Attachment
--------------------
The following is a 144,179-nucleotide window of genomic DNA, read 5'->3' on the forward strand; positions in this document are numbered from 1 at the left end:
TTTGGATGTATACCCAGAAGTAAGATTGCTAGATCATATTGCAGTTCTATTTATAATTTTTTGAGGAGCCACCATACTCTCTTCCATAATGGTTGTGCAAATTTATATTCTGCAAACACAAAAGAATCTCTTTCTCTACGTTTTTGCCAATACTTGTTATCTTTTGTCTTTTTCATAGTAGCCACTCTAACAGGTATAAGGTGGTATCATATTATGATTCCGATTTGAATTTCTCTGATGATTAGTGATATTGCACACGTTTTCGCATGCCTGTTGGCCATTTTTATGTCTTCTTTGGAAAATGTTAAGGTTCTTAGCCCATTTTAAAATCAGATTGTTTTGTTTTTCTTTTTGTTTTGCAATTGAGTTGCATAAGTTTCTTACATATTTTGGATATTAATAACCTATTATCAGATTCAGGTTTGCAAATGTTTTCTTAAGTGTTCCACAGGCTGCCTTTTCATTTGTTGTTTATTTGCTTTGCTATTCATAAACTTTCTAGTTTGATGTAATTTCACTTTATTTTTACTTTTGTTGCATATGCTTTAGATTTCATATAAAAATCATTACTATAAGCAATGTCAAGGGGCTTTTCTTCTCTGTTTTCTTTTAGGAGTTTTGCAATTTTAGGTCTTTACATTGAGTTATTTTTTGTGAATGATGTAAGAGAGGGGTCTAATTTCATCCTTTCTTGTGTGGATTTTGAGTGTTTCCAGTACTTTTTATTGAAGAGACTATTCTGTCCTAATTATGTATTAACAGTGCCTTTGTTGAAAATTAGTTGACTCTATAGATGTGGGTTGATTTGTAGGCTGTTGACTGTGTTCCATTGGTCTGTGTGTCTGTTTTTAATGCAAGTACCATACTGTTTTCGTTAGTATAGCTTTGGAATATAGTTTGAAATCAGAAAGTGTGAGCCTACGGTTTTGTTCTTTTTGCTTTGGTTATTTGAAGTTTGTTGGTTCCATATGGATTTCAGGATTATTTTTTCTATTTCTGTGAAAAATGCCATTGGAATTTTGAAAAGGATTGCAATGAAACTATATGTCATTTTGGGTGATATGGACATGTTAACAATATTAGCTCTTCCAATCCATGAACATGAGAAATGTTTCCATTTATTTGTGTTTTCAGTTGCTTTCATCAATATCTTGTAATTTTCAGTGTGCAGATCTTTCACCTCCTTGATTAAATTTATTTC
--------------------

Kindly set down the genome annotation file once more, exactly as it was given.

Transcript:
The following is a 144,179-nucleotide window of genomic DNA, read 5'->3' on the forward strand; positions in this document are numbered from 1 at the left end:
TTTGGATGTATACCCAGAAGTAAGATTGCTAGATCATATTGCAGTTCTATTTATAATTTTTTGAGGAGCCACCATACTCTCTTCCATAATGGTTGTGCAAATTTATATTCTGCAAACACAAAAGAATCTCTTTCTCTACGTTTTTGCCAATACTTGTTATCTTTTGTCTTTTTCATAGTAGCCACTCTAACAGGTATAAGGTGGTATCATATTATGATTCCGATTTGAATTTCTCTGATGATTAGTGATATTGCACACGTTTTCGCATGCCTGTTGGCCATTTTTATGTCTTCTTTGGAAAATGTTAAGGTTCTTAGCCCATTTTAAAATCAGATTGTTTTGTTTTTCTTTTTGTTTTGCAATTGAGTTGCATAAGTTTCTTACATATTTTGGATATTAATAACCTATTATCAGATTCAGGTTTGCAAATGTTTTCTTAAGTGTTCCACAGGCTGCCTTTTCATTTGTTGTTTATTTGCTTTGCTATTCATAAACTTTCTAGTTTGATGTAATTTCACTTTATTTTTACTTTTGTTGCATATGCTTTAGATTTCATATAAAAATCATTACTATAAGCAATGTCAAGGGGCTTTTCTTCTCTGTTTTCTTTTAGGAGTTTTGCAATTTTAGGTCTTTACATTGAGTTATTTTTTGTGAATGATGTAAGAGAGGGGTCTAATTTCATCCTTTCTTGTGTGGATTTTGAGTGTTTCCAGTACTTTTTATTGAAGAGACTATTCTGTCCTAATTATGTATTAACAGTGCCTTTGTTGAAAATTAGTTGACTCTATAGATGTGGGTTGATTTGTAGGCTGTTGACTGTGTTCCATTGGTCTGTGTGTCTGTTTTTAATGCAAGTACCATACTGTTTTCGTTAGTATAGCTTTGGAATATAGTTTGAAATCAGAAAGTGTGAGCCTACGGTTTTGTTCTTTTTGCTTTGGTTATTTGAAGTTTGTTGGTTCCATATGGATTTCAGGATTATTTTTTCTATTTCTGTGAAAAATGCCATTGGAATTTTGAAAAGGATTGCAATGAAACTATATGTCATTTTGGGTGATATGGACATGTTAACAATATTAGCTCTTCCAATCCATGAACATGAGAAATGTTTCCATTTATTTGTGTTTTCAGTTGCTTTCATCAATATCTTGTAATTTTCAGTGTGCAGATCTTTCACCTCCTTGATTAAATTTATTTC